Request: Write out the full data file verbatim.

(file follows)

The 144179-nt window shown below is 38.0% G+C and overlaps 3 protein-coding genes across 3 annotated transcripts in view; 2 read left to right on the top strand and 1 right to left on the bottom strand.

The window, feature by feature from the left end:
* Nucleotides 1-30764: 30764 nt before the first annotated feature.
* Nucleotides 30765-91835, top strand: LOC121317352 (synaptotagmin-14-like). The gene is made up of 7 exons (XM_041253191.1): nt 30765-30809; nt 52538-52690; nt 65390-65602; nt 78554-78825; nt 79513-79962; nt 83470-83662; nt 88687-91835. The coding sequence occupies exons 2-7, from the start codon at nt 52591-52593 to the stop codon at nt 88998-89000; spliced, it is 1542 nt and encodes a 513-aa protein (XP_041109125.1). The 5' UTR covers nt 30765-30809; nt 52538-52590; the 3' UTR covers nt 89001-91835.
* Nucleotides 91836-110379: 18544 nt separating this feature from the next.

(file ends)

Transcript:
The 144179-nt window shown below is 38.0% G+C and overlaps 3 protein-coding genes across 3 annotated transcripts in view; 2 read left to right on the top strand and 1 right to left on the bottom strand.

The window, feature by feature from the left end:
* Nucleotides 1-30764: 30764 nt before the first annotated feature.
* Nucleotides 30765-91835, top strand: LOC121317352 (synaptotagmin-14-like). The gene is made up of 7 exons (XM_041253191.1): nt 30765-30809; nt 52538-52690; nt 65390-65602; nt 78554-78825; nt 79513-79962; nt 83470-83662; nt 88687-91835. The coding sequence occupies exons 2-7, from the start codon at nt 52591-52593 to the stop codon at nt 88998-89000; spliced, it is 1542 nt and encodes a 513-aa protein (XP_041109125.1). The 5' UTR covers nt 30765-30809; nt 52538-52590; the 3' UTR covers nt 89001-91835.
* Nucleotides 91836-110379: 18544 nt separating this feature from the next.